Mum and Dad set up Milawa Cheese Company in 1988, we have been operating on the historic butter factory site in Milawa ever since, and have developed an internationally award winning range of hand-made cow and goat milk cheeses that have become Australian classics. We source our cows milk from a local dairy about 10 minutes away and our goats milk from a family we've worked with for about as long as we've made goats milk cheeses about 1 hour away.
How did you get started in in the industry?
I grew up in the family business, helping mum serve customers in our onsite tastings and sales area, from when I could see over the counter. I went to Uni and studied Classics and Archaeology before heading to London, where I worked with Neals Yard Dairy for 5 years, before coming home to the family business.
Tell us a bit about your cheeses
We make more types than is probably sensible! We make both cow and goat milk cheeses ranging from fresh curd, white mould, washed rinds, blue veins, and hard cheeses. Our first cheeses, Milawa Blue and King River Gold, are still our flagship cheeses and continue to be our best sellers. What makes our cheeses special is subtlety. All of our cheeses have complex and full flavour profiles without being over the top or too rambunctious.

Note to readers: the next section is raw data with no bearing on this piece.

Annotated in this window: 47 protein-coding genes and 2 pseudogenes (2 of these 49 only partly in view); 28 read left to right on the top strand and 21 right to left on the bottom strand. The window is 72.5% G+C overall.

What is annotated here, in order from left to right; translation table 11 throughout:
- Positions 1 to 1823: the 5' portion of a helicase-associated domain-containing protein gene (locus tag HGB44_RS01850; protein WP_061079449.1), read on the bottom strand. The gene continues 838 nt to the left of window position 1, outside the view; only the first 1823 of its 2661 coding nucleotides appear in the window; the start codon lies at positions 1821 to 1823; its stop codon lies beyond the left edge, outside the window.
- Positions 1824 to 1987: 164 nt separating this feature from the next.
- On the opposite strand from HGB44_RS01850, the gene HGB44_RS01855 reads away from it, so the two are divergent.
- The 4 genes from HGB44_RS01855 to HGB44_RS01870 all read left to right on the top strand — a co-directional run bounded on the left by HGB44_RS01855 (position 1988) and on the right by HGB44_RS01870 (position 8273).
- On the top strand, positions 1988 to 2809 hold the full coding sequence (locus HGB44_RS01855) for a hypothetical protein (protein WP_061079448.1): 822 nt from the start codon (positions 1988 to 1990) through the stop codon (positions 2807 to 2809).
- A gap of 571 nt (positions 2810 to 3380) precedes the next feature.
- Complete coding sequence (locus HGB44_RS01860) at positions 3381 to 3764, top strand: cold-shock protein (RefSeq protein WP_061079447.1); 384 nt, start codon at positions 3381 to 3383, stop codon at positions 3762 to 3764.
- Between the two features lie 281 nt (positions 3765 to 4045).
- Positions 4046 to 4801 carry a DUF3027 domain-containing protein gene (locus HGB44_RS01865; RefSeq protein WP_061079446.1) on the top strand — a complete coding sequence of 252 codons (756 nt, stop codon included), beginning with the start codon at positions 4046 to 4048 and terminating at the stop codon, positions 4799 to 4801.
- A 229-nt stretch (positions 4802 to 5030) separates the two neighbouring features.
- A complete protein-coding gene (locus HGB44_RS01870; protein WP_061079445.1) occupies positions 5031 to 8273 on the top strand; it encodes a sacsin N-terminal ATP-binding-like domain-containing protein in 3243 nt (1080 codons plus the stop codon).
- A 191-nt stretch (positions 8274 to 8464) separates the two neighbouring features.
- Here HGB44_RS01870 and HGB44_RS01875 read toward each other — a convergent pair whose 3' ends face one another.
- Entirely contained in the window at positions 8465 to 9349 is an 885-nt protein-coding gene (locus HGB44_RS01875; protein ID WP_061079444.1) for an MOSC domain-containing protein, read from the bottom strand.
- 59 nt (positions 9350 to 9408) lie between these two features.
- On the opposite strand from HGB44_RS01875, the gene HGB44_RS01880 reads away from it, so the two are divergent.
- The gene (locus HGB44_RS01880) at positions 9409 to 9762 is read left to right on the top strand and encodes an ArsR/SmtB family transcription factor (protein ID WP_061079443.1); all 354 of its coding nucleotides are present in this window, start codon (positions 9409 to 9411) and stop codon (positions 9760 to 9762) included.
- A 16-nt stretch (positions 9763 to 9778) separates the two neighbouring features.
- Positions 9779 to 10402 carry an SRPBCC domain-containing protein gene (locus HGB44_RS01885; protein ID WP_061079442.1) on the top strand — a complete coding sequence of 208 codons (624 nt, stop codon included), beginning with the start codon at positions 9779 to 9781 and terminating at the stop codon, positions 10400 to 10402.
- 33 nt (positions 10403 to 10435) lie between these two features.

What is your favourite part about being a cheese maker?
I love being able to meet our customers and share our range of cheeses, and watch the joy that great quality food brings to people. I love seeing the 'happy cheese dance' when something is so delicious you have to jig on the spot! One of the great things about making so many types of cheese is that I can easily provide a full cheese plate to someone, and sit back and say we made all of these.
What are the biggest challenges you face in your role?
Being a Jack of all trades and a master of none? Working in a small family business, you have to be able to do just about everything, and sometimes you feel that you aren't quite doing every single one of these things to the level you'd like.
What opportunities do you see for the future of the Australian artisan cheese industry?
Getting more people excited about cheese in general, and Australian cheese in particular. I see a lot of similarities to the craft beer movement, and the opportunities to expand and engage with new audiences. I'd love every restaurant to be as proud to offer local cheeses as they are about the rest of their local produce.
What does being part of ASCA mean to you?
Being able to connect with other cheese makers and to share our experiences, and to further our Australian cheese industry together.